“Last season, he lost even more confidence. It’s always a problem for strikers when they don’t score. But, if you believe in the player, you have to stick with them. I think Fernando still has ability and Chelsea still believe in him. I certainly don’t regret standing by him last season. He needed to have time to return to his best and he needed to play.
“With Drogba, it’s another story. There is a lot of competition and it could be good to have Drogba and Torres play together but it is difficult for them technically. You could put them in a partnership but you’d have to build a different shape and a different system.”
The implication is that Chelsea does not have the personnel to make that a comfortable fit. It is almost uncanny, then, that Ancelotti should find PSG—even with a lead established by his predecessor, Antoine Kombouare—with a somewhat unbalanced squad following a scattergun buying policy in the midwinter window. PSG are Manchester City in the early days after Abu Dhabi United Group’s takeover, a club who have not claimed their domestic title in 18 years but are keen to make their new-found ambition clear, even saddled with the reality that Ligue 1’s reputation is not that of the Spanish, English or even German leagues.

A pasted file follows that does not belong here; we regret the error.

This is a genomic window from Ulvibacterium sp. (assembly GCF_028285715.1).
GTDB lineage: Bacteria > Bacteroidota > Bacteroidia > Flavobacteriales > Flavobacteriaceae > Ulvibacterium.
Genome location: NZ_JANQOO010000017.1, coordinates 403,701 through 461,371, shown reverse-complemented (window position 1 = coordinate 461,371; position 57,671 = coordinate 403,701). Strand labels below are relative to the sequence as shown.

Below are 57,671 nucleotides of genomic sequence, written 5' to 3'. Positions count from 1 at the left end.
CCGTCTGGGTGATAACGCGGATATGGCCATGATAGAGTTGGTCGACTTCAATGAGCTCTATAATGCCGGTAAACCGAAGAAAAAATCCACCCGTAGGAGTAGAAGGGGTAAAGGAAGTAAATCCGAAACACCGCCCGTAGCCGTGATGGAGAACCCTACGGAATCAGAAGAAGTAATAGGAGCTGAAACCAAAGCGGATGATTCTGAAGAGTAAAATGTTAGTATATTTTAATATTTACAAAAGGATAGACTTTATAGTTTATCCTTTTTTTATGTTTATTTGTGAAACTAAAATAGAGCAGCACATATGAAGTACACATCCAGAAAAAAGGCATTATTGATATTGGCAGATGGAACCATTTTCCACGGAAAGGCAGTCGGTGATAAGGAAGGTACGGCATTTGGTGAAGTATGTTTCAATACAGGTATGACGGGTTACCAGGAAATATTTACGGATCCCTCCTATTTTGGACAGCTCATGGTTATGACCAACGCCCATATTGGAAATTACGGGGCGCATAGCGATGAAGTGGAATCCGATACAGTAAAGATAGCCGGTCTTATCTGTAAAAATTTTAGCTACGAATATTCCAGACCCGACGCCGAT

Chase for big names proves a futile exercise
January was an eye-opener. The Parisian pursuit of David Beckham and Milan’s Alexandre Pato came to nothing. About €105-million has been spent this season but the marquee arrival is still elusive and when it was closest, common sense kicked in over salary demands.
“It’s not true that Carlos Tevez didn’t want to come here,” said the manager. “His first choice was Milan, and his second was PSG. We needed a striker and had an opportunity to buy him, but we couldn’t find a financial agreement. Maybe it might happen in the summer, but I do not think his demands will change.
“The owners here are ambitious and want to invest but they want to invest in the right way. Everyone said I only came here for the money but I have the same contract now as I did at Chelsea—not one pound more.
“We bought three big players [Thiago Motta, Maxwell and Pato] but we found good agreements for them all. I found a club that were first in the league so I have a big responsibility to make sure they end the season on top.
“But the owners’ aim is very clear: to build a team in the Champions League, not just in France. We know we are not at the same level as Chelsea, Manchester United, Barcelona or Real but, in the future, we hope to close the gap.”
It was tedium that forced the 52-year-old to seek a return to the dugout. “It was nice to have four months not even speaking about football, but when the English and Italian leagues started, I began to think. I did look back at Chelsea. It is normal to evaluate everything and you have to do that when your mind is cold. But I hope I’m a better coach now.”
And will he speak to Abramovich again? “Of course, in the future, I’m sure we will come back to having a relationship.” For now, the wait for an invitation to Eclipse goes on.—